Camp Chef’s Smoke Vault 24 is one of the company’s most popular designs. With its reasonable price and attractive design, it’s the perfect place to stash, I mean, smoke, meat.
Top-range gas smokers can easily cost over $1,000, so it’s no wonder that Camp Chef 24 battles keep up with demand.
For someone new to the game or a casual smoker, the Smoke Vault 24 is an effective, affordable option.
Will it blow the socks off an advanced hobbyist, or professional? It’s not meant to and, frankly, nothing at this price will. Overall it produces reliable results for someone testing the waters or for the occasional hobbyist.
Camp Chef Smoke Vault 24 Review
It’s hard to beat the features of the Smoke Vault 24 for what you pay. The Camp Chef Smoke Vault 24-inch model is something of a beast that can even accommodate ribs or turkeys.
What I Like:
- You get a good recipe book with your purchase. This book includes step-by-step instructions on how to get the best results.
- Simple to use. If you hate reading instructions, you’ll love the intuitive design. It takes a bit of practice to understand the intricacies of when to open and close the dampers, but these are things you’d have to learn along the way with any machine.
- The automatic ignition system means that there’s no fumbling with matches and gas.
- The extensive temperature range. Set the temperature anywhere from 150° F to 500° F. That temperature range covers almost every smoking technique. It also makes it easier to achieve high-heat smoking that might blister the paint off lesser models.
- You can use stand-alone gas or, with a simple conversion, plug it into your LP line. This model isn’t technically portable, but it’s relatively easy to move if there are two of you. It can make an excellent addition to a longer hunting or camping trip.
- You don’t have to fuss with using firewood or charcoal to get the temperature right. Set the heat on the gauge, and the gas does the rest.
- Cleanup is relatively easy.
- It fits a good deal of meat overall.
What I Don’t Like:
- A pet peeve of mine with this type of product is that the built-in thermometers are usually inaccurate. I wish I could say this wasn’t the case here, but I can’t. You’ll have to shell out some extra money for a better-quality digital meat thermometer.
- The door doesn’t shut tight and so allows some smoke to escape. It’s a common problem at this end of the price range and an easy fix if you know how to install a gasket. I do find it annoying that the company hasn’t fixed this issue.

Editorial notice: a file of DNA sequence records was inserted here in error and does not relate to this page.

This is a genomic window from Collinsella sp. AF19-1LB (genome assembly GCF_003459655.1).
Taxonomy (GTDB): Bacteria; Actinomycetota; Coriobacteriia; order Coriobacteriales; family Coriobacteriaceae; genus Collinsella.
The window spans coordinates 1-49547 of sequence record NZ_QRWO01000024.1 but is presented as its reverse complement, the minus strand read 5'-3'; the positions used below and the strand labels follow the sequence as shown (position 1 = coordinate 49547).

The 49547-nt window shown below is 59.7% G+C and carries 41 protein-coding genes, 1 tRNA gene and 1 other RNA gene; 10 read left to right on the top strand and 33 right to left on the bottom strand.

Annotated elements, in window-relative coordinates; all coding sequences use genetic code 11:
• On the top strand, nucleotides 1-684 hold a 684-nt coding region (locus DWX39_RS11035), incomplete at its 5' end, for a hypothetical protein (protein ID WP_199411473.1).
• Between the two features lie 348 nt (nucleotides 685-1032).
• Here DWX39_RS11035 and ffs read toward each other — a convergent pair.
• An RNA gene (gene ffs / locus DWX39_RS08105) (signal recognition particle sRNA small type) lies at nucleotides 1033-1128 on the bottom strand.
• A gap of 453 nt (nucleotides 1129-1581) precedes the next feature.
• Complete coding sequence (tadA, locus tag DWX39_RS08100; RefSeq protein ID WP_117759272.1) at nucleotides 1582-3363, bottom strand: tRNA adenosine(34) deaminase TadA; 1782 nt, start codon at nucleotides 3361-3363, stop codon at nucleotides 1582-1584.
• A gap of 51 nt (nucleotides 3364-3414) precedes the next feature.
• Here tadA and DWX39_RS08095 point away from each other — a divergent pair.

- It’s not insulated, so it doesn’t do well in temperatures below 40°F. You can offset this to some degree by buying an insulating cover and storing it in a sheltered spot, but I recommend looking for something else if you want to smoke meat during winter in colder climes.
- It won’t stand up to heavy use. It’s not as durable as a high-end model, but what you get for what you pay is good. The wood tray will start rusting after a few years. Higher temperatures may blister the coating, but this is primarily a cosmetic concern.
- The exterior is heavy-duty steel, and so it can take a pounding from the elements. To reduce costs, the company had to sacrifice in some areas. In this case, they’ve stuck to good-quality steel but opted for thinner walls.
- While this doesn’t affect the longevity of the product, it does mean that performance suffers a little. The thinner steel and lack of general insulation means the temperature fluctuates a lot in cold weather.
- This model will disappoint if you try to smoke meat when the mercury drops below 40°F. If you live in an area with a milder climate, this isn’t an issue.
- Wherever you live, I recommend investing in a cover to reduce temperature fluctuations. I’d recommend that for most smokers in this price range.
- Camp Chef makes the smoker tray from lower-grade steel, so you’re looking at about a five-year lifespan with consistent use. You can get a reasonably inexpensive replacement, though, so it’s not a dealbreaker.